Tanzania overview


As a mining company determines the best course for its CSR initiatives in Tanzania, it is important to consider the existing issues the country and its various regions face today. A number of current, as well as longer-term concerns are highlighted here, in hopes they can help existing and future operators in avoiding missteps while developing a successful CSR program.

For additional information on major issues in Tanzania, please consult the Background Section.

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Water quality and usage

Water supply and quality are areas of major concern in Tanzania. As part of the UN Development Programme’s Millennium Development Goals, the impact of unsustainable mining activities on water quality was highlighted as a major problem (broken link).

Tanzania's renewable water supply is estimated to be 91 cubic kilometres, as contrasted with Canada’s supply of 3 300 cubic kilometres. Almost 90% of the country’s annual water consumption is associated with agricultural activity. The heavy focus on agriculture coupled with limited availability of water sources has been at the root of a number of conflicts between local residents and mining companies. In the case of the Lendanai village, the operator secured an exploration license for, and fenced off, an area containing a water source and reserve tank used by up to 40 000 head of cattle of the Maasai cattle herds.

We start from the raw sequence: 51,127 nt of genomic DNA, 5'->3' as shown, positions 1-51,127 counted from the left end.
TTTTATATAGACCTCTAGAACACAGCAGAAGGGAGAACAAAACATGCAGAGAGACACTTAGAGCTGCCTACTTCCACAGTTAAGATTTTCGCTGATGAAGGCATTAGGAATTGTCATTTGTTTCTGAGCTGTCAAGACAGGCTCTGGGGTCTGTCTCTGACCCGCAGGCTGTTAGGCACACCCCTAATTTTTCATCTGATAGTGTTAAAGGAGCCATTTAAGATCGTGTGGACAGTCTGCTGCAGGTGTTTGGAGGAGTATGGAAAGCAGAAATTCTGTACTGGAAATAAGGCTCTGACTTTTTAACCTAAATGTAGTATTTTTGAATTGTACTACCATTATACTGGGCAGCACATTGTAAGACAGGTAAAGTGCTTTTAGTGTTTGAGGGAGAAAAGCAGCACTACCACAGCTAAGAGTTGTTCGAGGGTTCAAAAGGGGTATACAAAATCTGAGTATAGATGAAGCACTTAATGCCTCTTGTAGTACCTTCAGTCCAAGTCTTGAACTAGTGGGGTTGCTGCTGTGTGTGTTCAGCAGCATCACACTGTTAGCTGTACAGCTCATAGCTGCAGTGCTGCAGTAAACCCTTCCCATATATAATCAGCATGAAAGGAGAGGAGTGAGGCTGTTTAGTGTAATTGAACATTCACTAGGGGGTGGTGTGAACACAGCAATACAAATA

More recently, the North Mara mine, owned by Barrick Gold, has been implicated in contamination of the Tigithe river with runoff from a containment pond. Barrick’s environmental experts, dispatched after the company was contacted by local residents, found the water pH levels to measure 4.8, nearly ten times the acidity of regular rainwater. In response to criticism from local communities and international NGOs, Barrick stated that the PVC lining insulating the sides of the pond has been repeatedly cut and stolen, to be sold as roofing material in the local villages.

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Chemical contamination

Despite the repairs Barrick workers have performed on the containment pond, the mine has remained in the public eye: a study by the Norwegian University of Life Sciences and the University of Dar es Salaam found dangerously high levels of arsenic in the terrain around the tailings dam, and the site of an accidental chemical spill, dating back to May 9, 2009. The Christian Council of Tanzania, one of the groups that commissioned the report, further stated that following the May 2009 spill, 203 people became ill, 43 had died, and 1358 livestock had also died due to the chemical exposure. At the time the water samples were collected, four to seven months after the spill, the study reported arsenic concentrations ranging from 111 µg/L to 1142 µg/L – an order of magnitude greater than the current WHO standard of 10 µg/L for drinking water to be considered safe.

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